Malta’s keynote speaker at last week’s conference on combatting and preventing hate speech raised eyebrows for more than just quoting Winston Churchill out of context.
The Minister for Equality, Research and Innovation has himself been found guilty of breaching the right to free expression in a country where “free speech” is routinely used to attack critics of the government.
It’s not known why Owen Bonnici was chosen to address the event, organized by the EU Commission, the German Embassy and the Conference on the Future of Europe.
As Justice Minister, Bonnici was found guilty of repeatedly breaching the fundamental human right to freedom of expression when he ordered employees of the Cleansing Department to remove the candles, flowers and tributes left by citizens at a protest memorial to assassinated journalist Daphne Caruana Galizia nearly every night for two years.
The strongly-worded judgement described the former Justice Minister’s actions as a “systematic method” applied with the “thought and specific intention” of obstructing those who wanted to protest and call for justice for the slain journalist.
When asked whether he would step down in the wake of the court’s decision, Bonnici replied that the decision to repeatedly eradicate the memorial was made by the entire Cabinet and not just him alone.
Prime Minister Robert Abela’s response was even stranger. “Just because the court made a decision which doesn’t agree with a minister,” he said, “it does not mean that this results in a resignation.” When he was elected Prime Minister, he did order the daily removal of tributes to stop.
In addressing the hate speech conference last week, Bonnici cited former British Prime Minister Winston Churchill’s 13 October 1943 speech in parliament which said that parliamentary democracy flourishes so long as there is full freedom of speech, free elections and free institutions — a noble sentiment, except for Bonnici’s taking the final sentence out of context.
Some people think free speech means they can say what they like, he said, but if anyone says anything back, “that is something which causes issues”.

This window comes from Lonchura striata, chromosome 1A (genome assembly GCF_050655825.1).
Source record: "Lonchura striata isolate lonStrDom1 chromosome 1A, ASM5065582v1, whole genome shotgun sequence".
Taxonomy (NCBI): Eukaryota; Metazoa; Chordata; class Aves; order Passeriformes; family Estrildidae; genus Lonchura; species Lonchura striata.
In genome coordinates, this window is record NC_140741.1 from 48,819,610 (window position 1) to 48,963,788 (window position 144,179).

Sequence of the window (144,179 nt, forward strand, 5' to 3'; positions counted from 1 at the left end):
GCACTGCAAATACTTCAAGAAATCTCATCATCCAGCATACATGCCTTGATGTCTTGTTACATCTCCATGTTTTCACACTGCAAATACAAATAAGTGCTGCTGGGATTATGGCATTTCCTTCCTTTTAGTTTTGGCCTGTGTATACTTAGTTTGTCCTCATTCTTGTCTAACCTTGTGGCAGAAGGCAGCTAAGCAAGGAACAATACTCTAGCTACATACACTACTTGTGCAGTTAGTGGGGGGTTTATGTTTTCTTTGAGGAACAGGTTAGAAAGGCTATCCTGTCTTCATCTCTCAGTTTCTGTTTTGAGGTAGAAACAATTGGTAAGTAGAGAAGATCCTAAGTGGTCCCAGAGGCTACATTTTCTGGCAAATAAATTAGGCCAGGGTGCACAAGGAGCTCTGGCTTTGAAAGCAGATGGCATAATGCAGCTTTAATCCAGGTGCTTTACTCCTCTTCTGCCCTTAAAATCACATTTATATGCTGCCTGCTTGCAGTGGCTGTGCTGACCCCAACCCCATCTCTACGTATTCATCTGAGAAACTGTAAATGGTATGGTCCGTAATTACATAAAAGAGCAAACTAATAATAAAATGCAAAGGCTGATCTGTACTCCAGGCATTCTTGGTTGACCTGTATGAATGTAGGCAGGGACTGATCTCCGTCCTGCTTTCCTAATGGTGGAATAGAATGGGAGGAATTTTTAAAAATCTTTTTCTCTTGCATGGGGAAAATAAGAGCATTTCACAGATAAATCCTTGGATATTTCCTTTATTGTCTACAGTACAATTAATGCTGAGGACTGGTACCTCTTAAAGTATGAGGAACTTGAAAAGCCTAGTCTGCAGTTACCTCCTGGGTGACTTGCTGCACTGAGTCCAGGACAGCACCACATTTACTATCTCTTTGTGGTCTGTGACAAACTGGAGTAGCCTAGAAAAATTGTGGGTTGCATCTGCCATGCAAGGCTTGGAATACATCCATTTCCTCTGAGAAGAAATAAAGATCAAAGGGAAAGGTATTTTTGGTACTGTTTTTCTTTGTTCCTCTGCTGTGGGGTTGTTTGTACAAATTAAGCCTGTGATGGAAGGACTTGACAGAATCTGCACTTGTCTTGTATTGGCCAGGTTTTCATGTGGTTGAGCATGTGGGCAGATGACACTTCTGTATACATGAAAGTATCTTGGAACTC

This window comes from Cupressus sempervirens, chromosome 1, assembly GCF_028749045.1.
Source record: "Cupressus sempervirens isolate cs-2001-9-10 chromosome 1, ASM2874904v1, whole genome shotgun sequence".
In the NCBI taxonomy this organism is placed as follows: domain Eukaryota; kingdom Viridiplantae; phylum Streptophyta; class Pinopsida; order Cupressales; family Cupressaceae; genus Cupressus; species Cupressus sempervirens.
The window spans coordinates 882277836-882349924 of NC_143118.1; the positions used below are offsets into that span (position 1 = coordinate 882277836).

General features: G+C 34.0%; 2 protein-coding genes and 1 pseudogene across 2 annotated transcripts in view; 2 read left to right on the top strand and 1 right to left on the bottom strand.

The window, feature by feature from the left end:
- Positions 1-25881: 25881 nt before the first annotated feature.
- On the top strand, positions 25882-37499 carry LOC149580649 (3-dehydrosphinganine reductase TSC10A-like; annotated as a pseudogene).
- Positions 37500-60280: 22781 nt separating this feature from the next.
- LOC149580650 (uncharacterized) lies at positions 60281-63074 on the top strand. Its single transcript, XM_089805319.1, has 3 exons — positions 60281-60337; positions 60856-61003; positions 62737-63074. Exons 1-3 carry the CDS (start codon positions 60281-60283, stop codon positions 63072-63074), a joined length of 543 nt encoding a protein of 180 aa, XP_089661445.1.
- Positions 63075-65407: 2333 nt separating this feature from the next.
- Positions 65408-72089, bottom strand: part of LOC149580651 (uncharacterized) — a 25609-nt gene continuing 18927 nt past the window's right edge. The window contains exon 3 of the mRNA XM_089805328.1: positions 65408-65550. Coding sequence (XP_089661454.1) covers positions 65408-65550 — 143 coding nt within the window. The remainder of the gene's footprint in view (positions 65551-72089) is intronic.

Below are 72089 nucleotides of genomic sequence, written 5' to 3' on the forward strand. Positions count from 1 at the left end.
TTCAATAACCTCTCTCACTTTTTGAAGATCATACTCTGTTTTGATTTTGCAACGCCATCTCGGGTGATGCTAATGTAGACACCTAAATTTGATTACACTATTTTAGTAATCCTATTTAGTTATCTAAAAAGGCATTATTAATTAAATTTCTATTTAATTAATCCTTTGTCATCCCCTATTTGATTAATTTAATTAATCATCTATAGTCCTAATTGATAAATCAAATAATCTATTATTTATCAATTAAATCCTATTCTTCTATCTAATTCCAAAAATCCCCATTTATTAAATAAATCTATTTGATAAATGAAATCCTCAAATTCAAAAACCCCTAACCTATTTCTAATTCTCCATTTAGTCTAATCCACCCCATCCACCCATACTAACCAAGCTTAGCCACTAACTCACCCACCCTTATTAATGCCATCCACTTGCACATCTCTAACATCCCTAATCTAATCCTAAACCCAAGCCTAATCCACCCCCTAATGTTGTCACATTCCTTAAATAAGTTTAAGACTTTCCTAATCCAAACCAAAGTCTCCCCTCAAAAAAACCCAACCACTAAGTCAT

Anti-corruption activists in Malta and those fighting for justice for Daphne Caruana Galizia interpreted the comments as an underhanded dig at those protesting against hate speech.
“This morning, the minister who ordered my mother’s memorial to be cleared every night is giving an EU-sponsored lecture on hate speech,” the journalist’s son Matthew Caruana Galizia posted on Twitter. “What a farce.”
It may be difficult for outsiders to understand just how offensive the former human-rights-violating Justice Minister’s words were in a country where the Labour government routinely weaponizes “freedom of expression” to throw the power of the State against journalists and civil society.
The public inquiry into Caruana Galizia’s assassination found the Maltese State responsible for her death, in large part due to its enabling of a climate of impunity which not only practised and condoned rampant corruption from many of its ministers and officials but also operated an army of trolls to attack, dehumanize, vilify and demonize the journalist as well as other dissidents.
The inquiry’s report specifically referenced a ‘personal’ blog by Labour MP and Whip Glenn Bedingfield, run from the Office of the Prime Minister, which was dedicated to attacking Caruana Galizia and discrediting her work.
Bedingfield admitted to the inquiry that his blog was about “retaliation” for “attacks” by Daphne, describing his posts, which included intrusions into her private life, as an “equal and opposite reaction” to her articles, and “a voice to those attacked by Daphne”.
Lawyers for the Caruana Galizia family pointed out that Bedingfield was a public official attacking a journalist, but he justified his attacks as “freedom of expression”.
Daphne Caruana Galizia had slammed Bedingfield’s excuses in a post on her blog just months before she was killed. “When journalists criticize the government and its agents,” she wrote, “that is freedom of expression. When the government and its agents use their power to attack and publicly criticize, mock, vilify and harass journalists and others, and those connected to them, that is organized oppression and a serious threat to freedom of expression.”